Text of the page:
It was the height of the Blaxploitation era—films like Shaft, Superfly and Cleopatra Jones had all paved the way for an unprecedented wave of films about the violent and corrupt vicissitudes of African American life. And then, in 1975, came Cooley High, a sweet coming-of-age film about the intimacies of four male friends growing up in Chicago’s notorious Cabrini Green projects in the 1960s. The film, riding a classic Motown soundtrack, turned the corner on sensationalizing stereotypes and dared to show life in the hood in its bittersweet complexity, with humor, friendship, solidarity and love balancing out the violence and dead ends. Drawn directly from writer Eric Monte’s own life, Cooley High brought a new kind of realism to the screen. Directed by Michael Schultz, who would go on to direct Car Wash, The Last Dragon and other iconic films, Cooley High was shot in the projects of Chicago, with a cast consisting mainly of local non-pros who rose to the moment and gave the film a special kind of truth. Meanwhile, a pair of aspiring Hollywood actors—Glynn Turman and Lawrence Hilton-Jacobs— made star-turns that launched both of their careers. In this exciting, fun-filled episode of Unsung Hollywood, Turman and Hilton-Jacobs go back on-location in Chicago and share a behind-the-scenes glimpse into some of their favorite scenes. The episode also features extensive interviews with director Schultz and many other actors and crew-members who helped make this much-loved, ground-breaking film.
Standing six feet, four inches tall, Bill Duke has been a towering presence as both actor and director in film and tv for the past forty-plus years. With his menacing eyes and iconic shaved head, he has played everything from a gay pimp (American Gigolo) to a militant muslim (Car Wash) to a seen-it-all detective (Menace II Society) with an iconic line—"You know you done f**ked up—you know that, right?” For a long time, Duke worried that he himself had messed up. A pre-med drop-out in the 1960s, he threw himself into the New York theater scene and struggled with poverty, drugs and overall discouragement before moving to LA and getting his first breaks in TV and film. He was passionate about acting, but on his terms, rejecting roles that he found stereotypical or demeaning. Looking for more control and substance in his work, Duke turned to directing in the early 80s and remade himself into an A-lister behind the camera, calling the shots in major films like A Rage In Harlem, Sister Act 2, The Cemetery Club. More personal projects like Cover, which examines AIDS and homosexuality in the black community, and Dark Girls, a documentary about skin tone, have kept Duke relevant and on the cutting edge of creative film-making to the present day. Meanwhile, the imposing man with the glowering look but gentle spirit has mentored hundreds of aspiring film-makers in inner city boot camps and after-school programs that complete the circle on his powerful, generous life and career. In addition to Duke himself, this episode of Unsung Hollywood features interviews with family members, friends, and Hollywood colleagues, including Whoopi Goldberg and Vivica A. Fox.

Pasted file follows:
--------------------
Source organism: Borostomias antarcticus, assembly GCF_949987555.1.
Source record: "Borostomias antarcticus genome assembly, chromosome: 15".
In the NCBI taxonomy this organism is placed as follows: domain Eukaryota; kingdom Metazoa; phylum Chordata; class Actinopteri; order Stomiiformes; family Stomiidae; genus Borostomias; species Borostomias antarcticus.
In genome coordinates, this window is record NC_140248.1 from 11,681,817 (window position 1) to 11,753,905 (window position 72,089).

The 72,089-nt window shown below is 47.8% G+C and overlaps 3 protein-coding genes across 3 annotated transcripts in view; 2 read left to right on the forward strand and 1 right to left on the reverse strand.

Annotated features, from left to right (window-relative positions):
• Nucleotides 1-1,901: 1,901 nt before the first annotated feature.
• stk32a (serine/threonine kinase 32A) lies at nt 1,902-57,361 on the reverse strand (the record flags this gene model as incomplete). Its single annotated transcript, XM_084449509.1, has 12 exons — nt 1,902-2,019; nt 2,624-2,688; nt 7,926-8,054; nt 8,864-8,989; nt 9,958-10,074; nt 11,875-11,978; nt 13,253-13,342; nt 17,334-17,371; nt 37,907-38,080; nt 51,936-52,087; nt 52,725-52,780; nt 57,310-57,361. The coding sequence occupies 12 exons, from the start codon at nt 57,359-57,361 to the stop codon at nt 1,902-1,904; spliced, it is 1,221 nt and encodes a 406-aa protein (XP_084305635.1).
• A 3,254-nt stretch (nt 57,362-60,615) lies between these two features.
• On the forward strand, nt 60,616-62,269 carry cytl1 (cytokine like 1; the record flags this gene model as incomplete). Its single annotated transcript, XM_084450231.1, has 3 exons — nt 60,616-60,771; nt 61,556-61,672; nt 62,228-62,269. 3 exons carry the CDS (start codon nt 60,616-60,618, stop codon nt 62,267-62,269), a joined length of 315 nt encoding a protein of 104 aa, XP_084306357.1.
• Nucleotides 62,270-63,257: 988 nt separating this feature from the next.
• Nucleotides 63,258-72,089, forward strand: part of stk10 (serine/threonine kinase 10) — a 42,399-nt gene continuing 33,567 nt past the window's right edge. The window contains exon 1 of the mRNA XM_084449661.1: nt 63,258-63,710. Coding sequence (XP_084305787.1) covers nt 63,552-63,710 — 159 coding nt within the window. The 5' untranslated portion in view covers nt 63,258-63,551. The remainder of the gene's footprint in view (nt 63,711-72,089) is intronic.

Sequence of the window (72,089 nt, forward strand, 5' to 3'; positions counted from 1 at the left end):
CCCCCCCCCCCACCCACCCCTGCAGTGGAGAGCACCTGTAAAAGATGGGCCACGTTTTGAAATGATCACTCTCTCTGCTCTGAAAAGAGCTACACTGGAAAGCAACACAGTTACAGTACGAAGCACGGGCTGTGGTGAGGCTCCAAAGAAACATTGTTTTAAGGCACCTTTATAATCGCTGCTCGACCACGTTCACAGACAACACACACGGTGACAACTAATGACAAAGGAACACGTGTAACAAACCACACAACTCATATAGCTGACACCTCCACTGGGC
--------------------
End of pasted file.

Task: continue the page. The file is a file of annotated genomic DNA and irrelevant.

Five decades before Magic Johnson’s “Showtime” Lakers, Michael Jordan’s “highlight” moves, and the gravity-defying dunks of Dr. J, there were the Harlem Globetrotters. Born in 1927, the team took a stodgy game of controlled, plodding low-scoring basketball and turned it into a highlight reel of fast-paced, free-flowing, improvised action that set the template for today’s NBA. But the Harlem Globetrotters, and their irrepressible, controversial owner Abe Saperstein, didn’t just invent a new way of playing the game. They were pioneers, blurring the lines between sports and entertainment, breaking entrenched racial barriers, and, by dribbling their multi-colored ball all over the globe, introducing basketball to the world. The Globetrotters’ early black players were prophets without honor in their own land, worshipped by adoring white audiences in large arenas but denied access to hotels and restaurants after their games. In later years, the iconic squad was the target of criticism from black audiences put off by the organization’s growing clowning and minstrel act. Amazingly, they are still a phenomenon, touring non-stop with a sleek act targeting young audiences. Their story is a mesmerizing mix of racial progress and setbacks, soaring wins and crushing defeats, all within the microcosm of a vaudevillian basketball squad that changed sports, society and entertainment forever – unbeatable, unstoppable, unsung!